ANKARA (Reuters) - Iran will hold run-off elections next month for 69 parliamentary seats where no candidate secured 25 percent of votes cast in a general election on Feb. 26, state radio said on Tuesday.
Results so far show moderate allies of President Hassan Rouhani making big gains from the conservative Islamic establishment but neither faction has a majority, meaning the run-offs will decide who controls the 290-seat parliament.
"We will hold the second round of the parliamentary election on April 29, as approved by the Guardian Council," state radio quoted Interior Ministry official Ali Motlagh as saying.
In a parallel vote on Feb. 26, Rouhani and his allies won a stunning 15 out of the 16 Tehran seats in the 88-member Assembly of Experts, which selects the person with the most clout in Iran, the supreme leader.
Some 62 percent of nearly 55 million eligible Iranians voted in February's twin elections, the first since a nuclear deal was reached with six major powers in 2015 to curb Tehran's nuclear program in return for an easing of economic sanctions.
Supporters of Supreme Leader Ayatollah Ali Khamenei and Rouhani's moderates both claimed victory in the elections, from which prominent reformist and many moderate candidates were disqualified by the Guardian Council, a hardline vetting body.
The poll results have to be confirmed by the Guardian Council, which has so far approved just over 50 constituencies out of 196. The new parliament and the Assembly of Experts will start work on May 27.
A reformist-backed list of candidates aligned with Rouhani won all 30 parliamentary seats in Tehran and his allies have underlined the importance of the April run-offs, which will decide who dominates parliament.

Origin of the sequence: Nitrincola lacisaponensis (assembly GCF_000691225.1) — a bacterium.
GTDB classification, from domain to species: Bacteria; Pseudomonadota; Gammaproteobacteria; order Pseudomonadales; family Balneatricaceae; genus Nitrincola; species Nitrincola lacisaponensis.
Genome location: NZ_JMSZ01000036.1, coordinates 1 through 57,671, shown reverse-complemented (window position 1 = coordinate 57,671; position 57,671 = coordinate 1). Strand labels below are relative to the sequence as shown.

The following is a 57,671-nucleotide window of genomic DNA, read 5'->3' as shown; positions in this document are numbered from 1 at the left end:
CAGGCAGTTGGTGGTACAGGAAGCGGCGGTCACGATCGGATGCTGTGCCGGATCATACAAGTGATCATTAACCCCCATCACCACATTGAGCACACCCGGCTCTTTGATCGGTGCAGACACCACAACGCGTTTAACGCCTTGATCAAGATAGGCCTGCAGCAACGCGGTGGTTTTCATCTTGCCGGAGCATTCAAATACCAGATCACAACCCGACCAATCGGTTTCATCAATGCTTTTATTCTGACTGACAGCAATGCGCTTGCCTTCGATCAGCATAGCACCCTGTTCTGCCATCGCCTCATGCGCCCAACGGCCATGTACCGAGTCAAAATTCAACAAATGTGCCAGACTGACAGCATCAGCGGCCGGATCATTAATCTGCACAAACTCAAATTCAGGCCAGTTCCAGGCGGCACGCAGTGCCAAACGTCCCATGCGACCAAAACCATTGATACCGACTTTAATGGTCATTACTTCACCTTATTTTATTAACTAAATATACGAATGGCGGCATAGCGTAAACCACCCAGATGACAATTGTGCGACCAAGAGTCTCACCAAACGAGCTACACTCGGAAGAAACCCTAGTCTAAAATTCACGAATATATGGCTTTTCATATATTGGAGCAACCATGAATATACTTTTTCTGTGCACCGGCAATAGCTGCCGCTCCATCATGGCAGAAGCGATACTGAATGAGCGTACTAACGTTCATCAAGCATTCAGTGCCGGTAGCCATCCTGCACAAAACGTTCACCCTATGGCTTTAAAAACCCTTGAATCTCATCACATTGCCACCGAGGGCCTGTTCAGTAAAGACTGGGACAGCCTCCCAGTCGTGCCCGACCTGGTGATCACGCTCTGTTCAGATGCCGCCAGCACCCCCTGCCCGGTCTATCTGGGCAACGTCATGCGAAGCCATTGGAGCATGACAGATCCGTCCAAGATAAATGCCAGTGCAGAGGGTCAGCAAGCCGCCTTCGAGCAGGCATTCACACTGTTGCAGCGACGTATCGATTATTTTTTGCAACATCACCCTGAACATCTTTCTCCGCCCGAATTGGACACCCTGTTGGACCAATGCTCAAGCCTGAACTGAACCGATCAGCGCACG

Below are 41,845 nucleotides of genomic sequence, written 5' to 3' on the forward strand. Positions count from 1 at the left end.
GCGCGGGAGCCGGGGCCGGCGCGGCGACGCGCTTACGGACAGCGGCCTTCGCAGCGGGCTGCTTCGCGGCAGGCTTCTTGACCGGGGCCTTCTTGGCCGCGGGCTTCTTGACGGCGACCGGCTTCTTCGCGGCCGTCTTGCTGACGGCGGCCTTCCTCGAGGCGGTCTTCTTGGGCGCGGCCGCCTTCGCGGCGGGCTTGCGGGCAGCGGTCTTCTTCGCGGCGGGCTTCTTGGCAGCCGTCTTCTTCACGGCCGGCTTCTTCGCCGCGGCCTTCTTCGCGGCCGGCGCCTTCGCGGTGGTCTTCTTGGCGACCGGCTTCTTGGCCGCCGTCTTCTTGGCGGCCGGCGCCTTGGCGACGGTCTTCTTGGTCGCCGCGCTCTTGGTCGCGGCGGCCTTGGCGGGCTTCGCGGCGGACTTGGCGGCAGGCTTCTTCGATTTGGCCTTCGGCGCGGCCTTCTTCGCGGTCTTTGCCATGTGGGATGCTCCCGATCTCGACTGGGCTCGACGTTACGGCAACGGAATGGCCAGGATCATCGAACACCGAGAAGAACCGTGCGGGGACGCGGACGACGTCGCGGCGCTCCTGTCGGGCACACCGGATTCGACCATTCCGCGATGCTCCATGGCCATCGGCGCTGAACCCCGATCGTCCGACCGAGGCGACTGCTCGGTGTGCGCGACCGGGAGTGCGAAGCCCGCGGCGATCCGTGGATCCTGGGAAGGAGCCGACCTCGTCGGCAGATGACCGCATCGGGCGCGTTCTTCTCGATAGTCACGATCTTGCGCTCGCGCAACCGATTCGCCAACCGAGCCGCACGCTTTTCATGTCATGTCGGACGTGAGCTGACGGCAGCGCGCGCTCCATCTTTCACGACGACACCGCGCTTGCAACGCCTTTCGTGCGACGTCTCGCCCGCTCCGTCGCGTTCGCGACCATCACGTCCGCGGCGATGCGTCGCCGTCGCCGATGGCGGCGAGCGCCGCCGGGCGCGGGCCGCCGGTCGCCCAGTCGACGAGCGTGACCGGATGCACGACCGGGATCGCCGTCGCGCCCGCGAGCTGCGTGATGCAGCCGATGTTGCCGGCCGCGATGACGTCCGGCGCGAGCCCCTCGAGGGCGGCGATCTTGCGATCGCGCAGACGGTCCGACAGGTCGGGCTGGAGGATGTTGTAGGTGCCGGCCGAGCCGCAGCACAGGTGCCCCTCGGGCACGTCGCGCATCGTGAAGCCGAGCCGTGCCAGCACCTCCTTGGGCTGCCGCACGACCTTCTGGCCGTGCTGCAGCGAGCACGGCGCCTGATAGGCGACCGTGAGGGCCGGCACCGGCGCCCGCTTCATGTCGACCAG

"Our aim is to get at least 40 of the 69 seats in the run-off elections to secure the majority in the next parliament," said former vice-president Mohammad Reza Aref, who won the first seat in Tehran.
The capital's results were a blow to the hardline clerical rulers, although they retain decisive power due to Iran's unwieldy dual system of clerical and republican rule.
Conservatives, wary of losing their grip in the next parliament, aim to gain more seats by winning run-off elections outside the capital. Most of the lawmakers who failed to win re-election had strongly opposed the nuclear deal.
Iran lacks rigid party affiliations and some candidates are backed by various political camps, which makes it difficult to specify which faction has won a parliamentary majority.
An unofficial tally by Reuters shows conservatives have so far won about 112 seats in parliament, reformers and centrists 91 and independents and religious minorities 18.
A loosening of control by the anti-Western hardliners who currently dominate parliament could strengthen Rouhani's hand to open Iran further to foreign trade and investment following lifting of sanctions in January under the nuclear deal.
But many analysts and officials expect a sudden shift in power in Iran as the president's legal authority to permit more social and political freedom is constrained by hardliners' control of the judiciary, security forces and state media.
(Writing by Parisa Hafezi; Editing by Catherine Evans)